Other terrible news for Clinton included findings that daughter Chelsea’s wedding may have been funded with money from the Clinton Foundation. That also got buried as the media chose to focus on Comey unexpectedly coming to Clinton’s rescue.
These happenings put the election in great doubt. Another hard-to-measure factor is a call to action by ISIS for terrorists to attack voters at the polls Tuesday. And much more happened. Clinton is campaigning vigorously, but her efforts are far short of Trump’s 14 campaign rallies in the final three days, going state to state.
It’s an almost 11 percentage point drop for Trump, who is still a slight favorite to win the popular vote, but I’m guessing less than a favorite to win the state-by-state electoral college vote and become president.
Final odds will appear before most polls open Tuesday.
Sunday, November 6, 2016 : Trump 65.0% ↑
(Up 1.4% from yesterday)
1.86-to-1 against Clinton
(2:57 a.m. Eastern Time, U.S.)
Quick comments: Rain shortened Clinton’s only rally yesterday, where she delivered a brief seven-minute speech. She also appeared at a Philadelphia concert on her behalf, featuring Katy Perry. Trump made four campaign stops across the country.
Wikileaks, Trump crudeness, and all manner of investigations and charges are failing to register greatly. Presumably, everything in the past worthy of consideration has already been, to a large extent, factored in by the voters.
There’s still a chance of a last-gasp attempt to land a big blow by either campaign, but it hasn’t happened yet and time is short. Trump purchased an impressive amount of TV advertising, featuring a two-minute message. Clinton is putting a one-minute ad into wide circulation. Both seem reasonably effective — and Clinton has announced her own two-minute ad for Monday.
Although it still looks as if Trump is the favorite to win the popular vote, his campaign should be concerned by the amount of early voting that preceded his surge in support. His gain today is 1.4 percentage points. Only two more notices of these odds will appear: (1) Tomorrow morning, and (2) Tuesday morning before most polling places are open for voting.
Saturday, November 5, 2016 : Trump 63.6% ↑
(Up 4.4% from yesterday)
1.75-to-1 against Clinton
(3:54 a.m. Eastern Time, U.S.)
Quick comments: Clinton had one of her best-attended rallies yesterday, but it was promoted more as a concert, with Beyonce and Jay Z. By the time it got to the featured-speaker part (Clinton), some in the crowd were already leaving. Still, the objective to rally her voting base, especially among African Americans, was probably met. It was a success, despite the performers sometimes acting in ways unfitting of a presidential candidate’s rally.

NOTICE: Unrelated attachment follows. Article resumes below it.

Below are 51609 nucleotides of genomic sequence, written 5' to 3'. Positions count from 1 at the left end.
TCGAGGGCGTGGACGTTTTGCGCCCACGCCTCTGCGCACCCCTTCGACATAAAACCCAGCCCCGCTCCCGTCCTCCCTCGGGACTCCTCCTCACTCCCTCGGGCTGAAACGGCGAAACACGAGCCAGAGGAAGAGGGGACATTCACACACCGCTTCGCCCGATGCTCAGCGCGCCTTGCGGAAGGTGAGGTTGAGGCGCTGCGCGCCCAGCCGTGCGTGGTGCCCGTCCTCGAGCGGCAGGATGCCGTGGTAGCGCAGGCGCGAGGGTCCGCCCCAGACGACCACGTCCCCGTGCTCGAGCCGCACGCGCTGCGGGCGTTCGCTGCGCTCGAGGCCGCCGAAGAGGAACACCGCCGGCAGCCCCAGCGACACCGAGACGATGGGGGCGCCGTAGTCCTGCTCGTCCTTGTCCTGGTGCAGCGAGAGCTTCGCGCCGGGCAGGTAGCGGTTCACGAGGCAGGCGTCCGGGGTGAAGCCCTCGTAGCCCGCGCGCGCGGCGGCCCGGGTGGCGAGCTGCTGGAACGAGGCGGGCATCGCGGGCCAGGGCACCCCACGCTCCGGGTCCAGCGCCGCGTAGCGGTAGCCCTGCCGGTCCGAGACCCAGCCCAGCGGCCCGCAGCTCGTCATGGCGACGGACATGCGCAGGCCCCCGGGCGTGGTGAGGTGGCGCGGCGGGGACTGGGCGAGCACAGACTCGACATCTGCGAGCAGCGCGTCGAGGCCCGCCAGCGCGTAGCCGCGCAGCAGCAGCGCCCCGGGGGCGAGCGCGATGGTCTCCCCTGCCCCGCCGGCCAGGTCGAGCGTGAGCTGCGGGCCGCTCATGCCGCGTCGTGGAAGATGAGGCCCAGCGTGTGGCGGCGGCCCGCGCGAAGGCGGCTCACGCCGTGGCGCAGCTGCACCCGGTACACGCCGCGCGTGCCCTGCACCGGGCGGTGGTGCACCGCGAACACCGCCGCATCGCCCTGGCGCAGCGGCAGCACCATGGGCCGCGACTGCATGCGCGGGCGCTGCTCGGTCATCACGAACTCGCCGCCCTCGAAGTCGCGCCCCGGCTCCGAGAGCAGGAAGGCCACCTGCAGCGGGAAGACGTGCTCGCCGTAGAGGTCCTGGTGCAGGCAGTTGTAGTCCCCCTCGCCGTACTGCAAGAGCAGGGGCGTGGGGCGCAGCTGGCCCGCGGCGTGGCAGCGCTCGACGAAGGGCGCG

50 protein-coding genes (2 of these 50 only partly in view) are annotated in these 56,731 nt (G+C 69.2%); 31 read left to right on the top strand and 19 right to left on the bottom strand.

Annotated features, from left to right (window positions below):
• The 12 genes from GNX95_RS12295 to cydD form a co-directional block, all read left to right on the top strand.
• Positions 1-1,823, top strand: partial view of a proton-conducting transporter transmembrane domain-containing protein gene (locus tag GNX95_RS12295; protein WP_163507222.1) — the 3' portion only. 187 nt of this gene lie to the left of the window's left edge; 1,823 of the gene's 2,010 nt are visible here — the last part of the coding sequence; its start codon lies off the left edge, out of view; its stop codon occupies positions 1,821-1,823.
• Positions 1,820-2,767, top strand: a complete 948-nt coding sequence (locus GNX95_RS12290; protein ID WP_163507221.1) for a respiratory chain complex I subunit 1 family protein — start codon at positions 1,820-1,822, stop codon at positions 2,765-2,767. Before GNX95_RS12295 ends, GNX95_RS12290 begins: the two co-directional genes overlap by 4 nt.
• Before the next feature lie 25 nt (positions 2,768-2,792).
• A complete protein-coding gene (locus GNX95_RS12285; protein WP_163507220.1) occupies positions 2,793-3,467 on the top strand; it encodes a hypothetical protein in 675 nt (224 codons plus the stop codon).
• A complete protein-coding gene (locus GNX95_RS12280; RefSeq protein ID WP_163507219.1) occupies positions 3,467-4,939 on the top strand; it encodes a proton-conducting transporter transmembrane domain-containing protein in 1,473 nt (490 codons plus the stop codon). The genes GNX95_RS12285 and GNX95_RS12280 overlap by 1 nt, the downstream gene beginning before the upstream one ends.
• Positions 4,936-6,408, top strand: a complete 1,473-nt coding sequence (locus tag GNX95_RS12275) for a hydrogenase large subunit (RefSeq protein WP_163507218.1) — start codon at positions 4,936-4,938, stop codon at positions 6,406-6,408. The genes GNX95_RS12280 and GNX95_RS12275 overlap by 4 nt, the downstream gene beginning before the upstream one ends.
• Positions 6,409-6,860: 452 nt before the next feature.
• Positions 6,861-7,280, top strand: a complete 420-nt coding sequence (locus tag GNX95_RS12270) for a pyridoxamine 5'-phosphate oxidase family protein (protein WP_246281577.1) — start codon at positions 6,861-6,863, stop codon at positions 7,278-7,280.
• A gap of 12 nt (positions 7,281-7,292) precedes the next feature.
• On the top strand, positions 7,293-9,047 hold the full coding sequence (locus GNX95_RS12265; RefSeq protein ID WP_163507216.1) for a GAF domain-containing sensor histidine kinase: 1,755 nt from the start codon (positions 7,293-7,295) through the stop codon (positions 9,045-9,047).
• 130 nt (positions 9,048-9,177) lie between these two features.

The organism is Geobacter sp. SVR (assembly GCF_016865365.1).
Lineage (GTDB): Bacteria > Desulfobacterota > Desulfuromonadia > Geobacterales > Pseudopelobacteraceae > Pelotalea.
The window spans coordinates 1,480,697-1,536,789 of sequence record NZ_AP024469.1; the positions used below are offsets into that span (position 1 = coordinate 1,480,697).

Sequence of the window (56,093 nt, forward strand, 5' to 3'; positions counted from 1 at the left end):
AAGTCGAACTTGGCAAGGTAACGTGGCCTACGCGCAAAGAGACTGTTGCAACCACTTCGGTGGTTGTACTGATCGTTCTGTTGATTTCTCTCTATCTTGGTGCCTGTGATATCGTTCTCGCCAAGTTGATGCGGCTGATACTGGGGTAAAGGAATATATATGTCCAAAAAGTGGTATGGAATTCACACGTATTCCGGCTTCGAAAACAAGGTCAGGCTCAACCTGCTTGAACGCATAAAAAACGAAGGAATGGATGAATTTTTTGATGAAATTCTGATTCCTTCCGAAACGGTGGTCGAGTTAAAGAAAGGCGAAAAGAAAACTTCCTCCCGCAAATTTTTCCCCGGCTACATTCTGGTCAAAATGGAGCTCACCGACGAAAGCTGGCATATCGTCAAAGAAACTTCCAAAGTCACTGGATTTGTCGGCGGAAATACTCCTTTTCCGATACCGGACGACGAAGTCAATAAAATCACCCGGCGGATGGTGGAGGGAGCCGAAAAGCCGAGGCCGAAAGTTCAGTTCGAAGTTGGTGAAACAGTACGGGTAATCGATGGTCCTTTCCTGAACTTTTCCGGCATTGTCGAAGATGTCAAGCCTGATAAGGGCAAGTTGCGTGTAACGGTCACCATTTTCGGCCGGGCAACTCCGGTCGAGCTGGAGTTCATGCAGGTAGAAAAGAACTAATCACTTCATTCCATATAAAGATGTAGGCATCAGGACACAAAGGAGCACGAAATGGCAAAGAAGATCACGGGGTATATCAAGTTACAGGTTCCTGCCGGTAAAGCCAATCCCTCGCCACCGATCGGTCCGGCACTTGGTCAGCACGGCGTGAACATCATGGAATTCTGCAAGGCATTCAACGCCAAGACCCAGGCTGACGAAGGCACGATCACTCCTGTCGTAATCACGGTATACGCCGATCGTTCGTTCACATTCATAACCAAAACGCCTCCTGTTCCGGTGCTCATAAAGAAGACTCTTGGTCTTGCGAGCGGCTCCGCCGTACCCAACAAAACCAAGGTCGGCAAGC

Meanwhile Trump continued to do what he does — draw similarly sized crowds in two appearances with just himself as the star. Clearly, the enthusiasm for his candidacy hasn’t evaporated in the late stages.
Commentators and analysts continued to sift through latest Wikileaks revelations. And more details about the FBI Clinton probe emerged. But none of it will matter much in the last days. Mostly, today’s upward adjustment in Trump’s popular vote chances hinged on another day going by with Trump ahead. It’s now Clinton who needs to catch up. I know, I hear you: Most analysts are saying it’s a close race with Trump needing to catch up. But the voting won’t be as close as the polls suggest. Some voters too embarrassed to identify as voting for Trump, in light of the way the Republican candidate has been painted in the press, will vote for him in secret. This isn’t wild speculation. This has been shown again and again in elections where similar stigma is attached to stating support for one candidate. True, not all polls are face to face or tallied voice to voice, so the factor I just described isn’t as powerful as some might believe.
The bombshell charges or revelations expected against Trump haven’t happened yet and might not appear. So, Trump up 4.4 percentage points. That’s a long way from certain that Trump will win the popular vote, though, and his chances of winning through the electoral college that decides the presidency are less.
Friday, November 4, 2016 : Trump 59.2% ↑
(Up 0.2% from yesterday)
1.45-to-1 against Clinton
(3:38 a.m. Eastern Time, U.S.)
Quick comments: It looks as if Trump’s gains have stalled, at least for a day. There may even be a slight closing in Clinton’s favor. This is important, because Trump has clearly gained in the popular vote race that these odds measure. If another day had gone by without stopping the Trump stampede, that would have eaten away 20 percent or so of the remaining clock and widened the odds significantly in his favor. As it is, Trump gains a tiny 0.2 percentage points.
Major events yesterday included the emergence of Melania Trump, the candidate’s wife, giving a speech on his behalf; the assertion by Assange of Wikileaks that the stolen anti-Clinton documents damaging to her did not come from the Russian government, as her campaign and some in the news media have been suggesting; the broadening rift between the Department of Justice and the FBI over handling of Clinton investigations; confirmation that government emails have been found on Anthony Weiner’s computer; the astonishing-to-some realization that Ted Cruz is now actively campaigning for Trump; substantial evidence that foreign agencies breached Clinton’s private server containing government secrets; and President Obama’s increasingly alarmist speeches on Clinton’s behalf.
There was much more that happened, of course. Put everything together and there is great uncertainty about the outcome of the election on Tuesday. Trump remains a marginal favorite to win the national vote (measured by these odds), while the electoral vote that decides who will be president still favors Clinton, according to most analysts.
This would be the natural day for fireworks from either side to appear before the weekend, especially earlier in the day. In the absence of that, the race might end with an unexpected whimper, rather than a world war.
Thursday, November 3, 2016 : Trump 59.0% ↑
(Up 2.6% from yesterday)
1.44-to-1 against Clinton
(3:15 a.m. Eastern Time, U.S.)
Quick comments: (NOTE: These notes were written about seven hours after the odds above were posted and “analysis pending” appeared. That’s why the latest revelations about the extent of the FBI investigation into possible criminal activity at the Clinton Foundation isn’t a primary item of focus. That will only influence tomorrow’s odds. As such, I’ll keep these notes shorter and less specific than they otherwise would have been.)